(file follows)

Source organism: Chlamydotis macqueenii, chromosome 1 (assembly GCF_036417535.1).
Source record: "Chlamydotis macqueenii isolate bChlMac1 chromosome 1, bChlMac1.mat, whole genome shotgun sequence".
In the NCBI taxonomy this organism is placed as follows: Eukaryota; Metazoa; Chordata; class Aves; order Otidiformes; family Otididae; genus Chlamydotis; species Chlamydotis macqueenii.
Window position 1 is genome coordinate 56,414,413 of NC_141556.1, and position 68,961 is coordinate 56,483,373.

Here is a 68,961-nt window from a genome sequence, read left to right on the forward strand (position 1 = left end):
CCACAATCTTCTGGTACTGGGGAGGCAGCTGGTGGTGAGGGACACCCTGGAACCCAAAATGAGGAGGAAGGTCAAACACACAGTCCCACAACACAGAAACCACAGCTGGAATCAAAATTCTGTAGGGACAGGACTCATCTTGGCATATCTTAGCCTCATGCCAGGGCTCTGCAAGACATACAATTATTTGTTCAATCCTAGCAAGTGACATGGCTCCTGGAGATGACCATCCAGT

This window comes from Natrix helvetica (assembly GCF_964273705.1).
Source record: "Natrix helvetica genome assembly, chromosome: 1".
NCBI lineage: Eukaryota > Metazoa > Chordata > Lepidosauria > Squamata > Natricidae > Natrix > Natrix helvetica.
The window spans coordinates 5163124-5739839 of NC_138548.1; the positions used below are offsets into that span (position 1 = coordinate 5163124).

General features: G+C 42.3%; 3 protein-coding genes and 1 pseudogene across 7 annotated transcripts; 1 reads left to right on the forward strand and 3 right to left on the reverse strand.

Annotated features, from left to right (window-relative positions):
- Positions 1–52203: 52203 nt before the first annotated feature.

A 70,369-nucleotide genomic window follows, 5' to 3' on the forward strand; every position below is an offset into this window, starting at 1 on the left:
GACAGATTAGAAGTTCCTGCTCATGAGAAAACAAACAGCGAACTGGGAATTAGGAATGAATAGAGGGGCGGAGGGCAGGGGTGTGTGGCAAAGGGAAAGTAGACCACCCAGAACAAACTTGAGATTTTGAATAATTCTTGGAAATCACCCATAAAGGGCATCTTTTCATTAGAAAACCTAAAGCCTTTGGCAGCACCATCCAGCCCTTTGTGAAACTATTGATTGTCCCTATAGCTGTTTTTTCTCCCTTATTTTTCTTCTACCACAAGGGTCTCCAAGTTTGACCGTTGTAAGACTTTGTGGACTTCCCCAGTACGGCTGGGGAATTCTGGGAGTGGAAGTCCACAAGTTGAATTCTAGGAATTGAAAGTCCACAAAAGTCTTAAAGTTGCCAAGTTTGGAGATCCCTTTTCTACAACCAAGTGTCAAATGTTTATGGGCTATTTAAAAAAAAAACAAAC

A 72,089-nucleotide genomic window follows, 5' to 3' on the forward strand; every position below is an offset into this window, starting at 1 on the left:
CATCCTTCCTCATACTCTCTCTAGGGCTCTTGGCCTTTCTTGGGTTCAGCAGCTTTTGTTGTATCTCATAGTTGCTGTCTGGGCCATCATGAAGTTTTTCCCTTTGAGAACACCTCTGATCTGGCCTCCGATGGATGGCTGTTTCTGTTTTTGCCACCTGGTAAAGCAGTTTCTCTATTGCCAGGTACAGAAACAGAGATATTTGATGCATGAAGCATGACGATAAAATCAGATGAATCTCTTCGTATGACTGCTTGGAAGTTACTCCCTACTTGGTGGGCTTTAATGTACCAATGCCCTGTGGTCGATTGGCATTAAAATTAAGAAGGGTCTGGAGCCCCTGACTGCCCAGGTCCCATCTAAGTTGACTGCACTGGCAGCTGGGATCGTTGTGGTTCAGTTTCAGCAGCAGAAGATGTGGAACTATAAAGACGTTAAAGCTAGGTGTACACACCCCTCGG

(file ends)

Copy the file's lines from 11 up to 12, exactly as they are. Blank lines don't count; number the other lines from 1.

General features: G+C 42.3%; 3 protein-coding genes and 1 pseudogene across 7 annotated transcripts; 1 reads left to right on the forward strand and 3 right to left on the reverse strand.

Annotated features, from left to right (window-relative positions):